WAMU 88.5 : News

Filed Under:

Manassas Daily 'News & Messenger' Shuts Down

Play associated audio
The News & Messenger newspaper will publish its last issue in December.  
Michael Pope
The News & Messenger newspaper will publish its last issue in December.  

Beth Feeney plunks two quarters into the newspaper box, and opens the door. She takes the last copy, and reads the headline: "News and Messenger to close."

"It's so sad," she says. "We've been subscribers for years and years and years. And it's just something I've looked forward to."

The News and Messenger dates back to 1869, a long and proud history in Prince William County. It's reported on everything from the Board of Supervisors to high school sports. But like paper after paper across America, it couldn't remain profitable in a digital world. So it will put out its last issue in December.

"The media world is definitely changing, and we have to change with the times, says Bob Chase, manager of Prospero's Books in Old Town Manassas. "Many times, people wish to go beyond the sound bites, and they want to read more of a story that's only captured in a newspaper."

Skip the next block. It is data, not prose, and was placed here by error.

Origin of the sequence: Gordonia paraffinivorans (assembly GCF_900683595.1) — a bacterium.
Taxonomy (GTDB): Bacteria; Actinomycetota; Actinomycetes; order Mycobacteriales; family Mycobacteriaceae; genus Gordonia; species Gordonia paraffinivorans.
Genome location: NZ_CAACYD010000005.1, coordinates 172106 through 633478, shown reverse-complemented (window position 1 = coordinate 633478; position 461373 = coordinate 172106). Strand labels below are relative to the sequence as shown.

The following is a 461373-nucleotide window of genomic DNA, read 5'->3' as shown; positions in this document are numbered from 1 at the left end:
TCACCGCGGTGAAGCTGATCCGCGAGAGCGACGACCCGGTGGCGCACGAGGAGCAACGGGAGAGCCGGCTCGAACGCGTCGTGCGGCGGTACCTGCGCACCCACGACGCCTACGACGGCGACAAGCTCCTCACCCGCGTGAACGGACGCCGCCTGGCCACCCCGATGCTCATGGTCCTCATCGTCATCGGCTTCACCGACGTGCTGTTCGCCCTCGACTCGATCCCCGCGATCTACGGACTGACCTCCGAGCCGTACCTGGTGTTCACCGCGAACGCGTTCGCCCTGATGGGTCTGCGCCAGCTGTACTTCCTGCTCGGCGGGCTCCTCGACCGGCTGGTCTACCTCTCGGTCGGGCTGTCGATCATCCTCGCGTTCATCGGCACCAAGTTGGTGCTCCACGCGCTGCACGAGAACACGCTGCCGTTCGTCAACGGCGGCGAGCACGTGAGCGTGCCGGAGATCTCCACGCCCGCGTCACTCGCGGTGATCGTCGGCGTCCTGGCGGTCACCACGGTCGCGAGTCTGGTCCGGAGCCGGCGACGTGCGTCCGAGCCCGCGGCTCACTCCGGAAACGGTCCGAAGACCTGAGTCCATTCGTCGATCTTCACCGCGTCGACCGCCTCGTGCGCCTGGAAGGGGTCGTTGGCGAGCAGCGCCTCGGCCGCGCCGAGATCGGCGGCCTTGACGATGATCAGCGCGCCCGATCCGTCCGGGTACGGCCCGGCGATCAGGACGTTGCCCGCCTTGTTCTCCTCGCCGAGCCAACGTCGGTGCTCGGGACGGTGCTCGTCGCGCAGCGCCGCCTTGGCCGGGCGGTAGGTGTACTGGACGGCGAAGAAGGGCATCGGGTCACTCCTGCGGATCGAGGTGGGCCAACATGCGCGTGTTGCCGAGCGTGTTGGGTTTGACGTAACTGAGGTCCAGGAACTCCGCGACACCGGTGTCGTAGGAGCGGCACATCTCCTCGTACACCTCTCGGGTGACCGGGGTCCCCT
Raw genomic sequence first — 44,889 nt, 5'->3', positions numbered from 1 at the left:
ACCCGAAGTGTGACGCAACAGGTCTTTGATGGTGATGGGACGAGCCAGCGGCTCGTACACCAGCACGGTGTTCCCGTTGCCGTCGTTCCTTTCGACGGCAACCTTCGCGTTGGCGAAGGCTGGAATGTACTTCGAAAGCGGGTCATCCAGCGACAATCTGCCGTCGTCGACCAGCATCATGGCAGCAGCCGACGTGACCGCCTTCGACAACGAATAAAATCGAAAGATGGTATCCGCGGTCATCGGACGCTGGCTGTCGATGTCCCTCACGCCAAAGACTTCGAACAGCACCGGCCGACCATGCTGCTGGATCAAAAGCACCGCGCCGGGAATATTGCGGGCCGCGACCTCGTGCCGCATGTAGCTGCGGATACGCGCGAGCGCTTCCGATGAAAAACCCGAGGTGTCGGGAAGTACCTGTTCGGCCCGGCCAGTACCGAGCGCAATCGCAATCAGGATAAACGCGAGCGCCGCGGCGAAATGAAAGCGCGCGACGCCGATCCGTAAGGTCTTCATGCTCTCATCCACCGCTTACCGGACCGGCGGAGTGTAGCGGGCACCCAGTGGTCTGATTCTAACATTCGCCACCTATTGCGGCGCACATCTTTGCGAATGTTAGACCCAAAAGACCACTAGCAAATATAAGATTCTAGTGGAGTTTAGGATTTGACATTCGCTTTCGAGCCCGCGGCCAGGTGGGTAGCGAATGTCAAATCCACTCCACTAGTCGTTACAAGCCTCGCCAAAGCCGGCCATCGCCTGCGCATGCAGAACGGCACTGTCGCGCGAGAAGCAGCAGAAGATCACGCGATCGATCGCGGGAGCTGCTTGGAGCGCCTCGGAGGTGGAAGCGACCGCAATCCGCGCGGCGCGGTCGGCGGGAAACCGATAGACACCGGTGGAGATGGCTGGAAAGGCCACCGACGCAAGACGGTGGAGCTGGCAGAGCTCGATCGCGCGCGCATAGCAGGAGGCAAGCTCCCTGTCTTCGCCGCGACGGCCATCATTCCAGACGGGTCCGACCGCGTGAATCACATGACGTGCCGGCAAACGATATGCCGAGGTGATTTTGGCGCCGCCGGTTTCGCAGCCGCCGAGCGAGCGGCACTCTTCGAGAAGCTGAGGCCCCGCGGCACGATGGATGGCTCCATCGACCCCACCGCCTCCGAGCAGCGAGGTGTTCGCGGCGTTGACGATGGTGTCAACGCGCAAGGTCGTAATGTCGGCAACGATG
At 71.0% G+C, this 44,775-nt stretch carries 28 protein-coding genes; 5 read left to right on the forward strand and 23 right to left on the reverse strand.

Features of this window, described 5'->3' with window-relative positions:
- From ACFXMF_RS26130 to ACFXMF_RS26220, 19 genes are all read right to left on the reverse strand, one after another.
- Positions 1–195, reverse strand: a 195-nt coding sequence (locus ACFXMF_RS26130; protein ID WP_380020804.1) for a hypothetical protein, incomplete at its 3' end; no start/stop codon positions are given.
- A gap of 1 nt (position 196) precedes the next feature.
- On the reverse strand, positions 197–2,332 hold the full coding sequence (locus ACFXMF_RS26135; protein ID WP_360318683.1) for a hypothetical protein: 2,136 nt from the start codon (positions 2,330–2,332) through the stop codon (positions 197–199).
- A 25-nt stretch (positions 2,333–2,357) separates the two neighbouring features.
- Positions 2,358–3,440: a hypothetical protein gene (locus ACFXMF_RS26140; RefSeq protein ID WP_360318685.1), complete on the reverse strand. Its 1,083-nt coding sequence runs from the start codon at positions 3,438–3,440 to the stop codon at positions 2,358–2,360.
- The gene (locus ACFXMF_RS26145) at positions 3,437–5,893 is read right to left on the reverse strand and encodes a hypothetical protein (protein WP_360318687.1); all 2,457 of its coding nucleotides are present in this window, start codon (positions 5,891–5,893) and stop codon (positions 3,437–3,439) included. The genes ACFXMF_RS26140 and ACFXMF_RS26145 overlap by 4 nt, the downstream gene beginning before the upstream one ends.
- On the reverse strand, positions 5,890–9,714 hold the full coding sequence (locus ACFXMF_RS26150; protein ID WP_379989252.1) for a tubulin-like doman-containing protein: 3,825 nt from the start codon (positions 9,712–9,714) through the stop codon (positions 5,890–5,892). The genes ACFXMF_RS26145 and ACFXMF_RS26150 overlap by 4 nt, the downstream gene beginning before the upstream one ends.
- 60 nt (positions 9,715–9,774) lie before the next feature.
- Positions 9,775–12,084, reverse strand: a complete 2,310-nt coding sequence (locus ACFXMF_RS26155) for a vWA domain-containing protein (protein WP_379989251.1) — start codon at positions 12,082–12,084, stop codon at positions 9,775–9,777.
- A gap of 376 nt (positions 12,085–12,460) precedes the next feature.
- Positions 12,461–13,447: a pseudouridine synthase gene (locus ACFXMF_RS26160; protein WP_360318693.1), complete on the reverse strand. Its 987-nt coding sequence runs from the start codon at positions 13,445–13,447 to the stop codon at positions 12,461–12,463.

Up and down the streets of Old Town, people here are heartbroken about the death of their hometown newspaper, which has carried generations of wedding announcements and obituaries. City Square Café owner Robert Barolin says the end of his hometown newspaper represents the end of an era.

"It's going the way that the books are going now," he says. "We are going to e-books, and people don't turn paper anymore. For people my age, yea it will be missed. For a new generation, probably not. But the news will always be around."

One bright spot for advertising at the News and Messenger is the last few issues will be highly circulated and collected, which means they might sell a bit more advertising as a swan song.


From Trembling Teacher To Seasoned Mentor: How Tim Gunn Made It Work

Gunn, the mentor to young designers on Project Runway, has been a teacher and educator for decades. But he spent his childhood "absolutely hating, hating, hating, hating school," he says.

How Do We Get To Love At 'First Bite'?

It's the season of food, and British food writer Bee Wilson has a book on how our food tastes are formed. NPR's Scott Simon speaks with her about her new book, "First Bite: How We Learn to Eat."

Osceola At The 50-Yard Line

The Seminole Tribe of Florida works with Florida State University to ensure it that its football team accurately presents Seminole traditions and imagery.

Reviving Payoff For Prediction – Of Terrorism Risk

Could an electronic market where people bet on the likelihood of attacks deter terrorism? NPR's Scott Simon speaks with Stephen Carter about the potential for a terror prediction market.

Leave a Comment

Help keep the conversation civil. Please refer to our Terms of Use and Code of Conduct before posting your comments.